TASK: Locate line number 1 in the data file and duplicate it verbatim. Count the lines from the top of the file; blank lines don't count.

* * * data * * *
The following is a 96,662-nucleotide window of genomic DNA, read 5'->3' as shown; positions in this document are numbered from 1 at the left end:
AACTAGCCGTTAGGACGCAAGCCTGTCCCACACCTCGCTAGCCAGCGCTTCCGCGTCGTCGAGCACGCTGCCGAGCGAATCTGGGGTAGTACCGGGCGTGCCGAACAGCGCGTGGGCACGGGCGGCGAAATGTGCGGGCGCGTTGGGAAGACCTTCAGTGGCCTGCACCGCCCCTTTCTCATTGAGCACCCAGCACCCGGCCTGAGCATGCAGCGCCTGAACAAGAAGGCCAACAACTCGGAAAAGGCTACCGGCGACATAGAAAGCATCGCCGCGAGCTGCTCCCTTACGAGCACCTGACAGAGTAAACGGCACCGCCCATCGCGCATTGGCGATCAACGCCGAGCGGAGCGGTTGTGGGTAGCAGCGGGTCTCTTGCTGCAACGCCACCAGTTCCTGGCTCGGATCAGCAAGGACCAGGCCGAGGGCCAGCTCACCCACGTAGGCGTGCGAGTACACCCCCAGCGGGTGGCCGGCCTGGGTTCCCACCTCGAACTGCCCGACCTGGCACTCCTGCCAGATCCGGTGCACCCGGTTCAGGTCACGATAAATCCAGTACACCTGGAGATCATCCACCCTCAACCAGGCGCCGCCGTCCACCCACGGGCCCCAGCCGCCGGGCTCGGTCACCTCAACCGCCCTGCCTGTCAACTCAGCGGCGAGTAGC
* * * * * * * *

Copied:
The following is a 96,662-nucleotide window of genomic DNA, read 5'->3' as shown; positions in this document are numbered from 1 at the left end: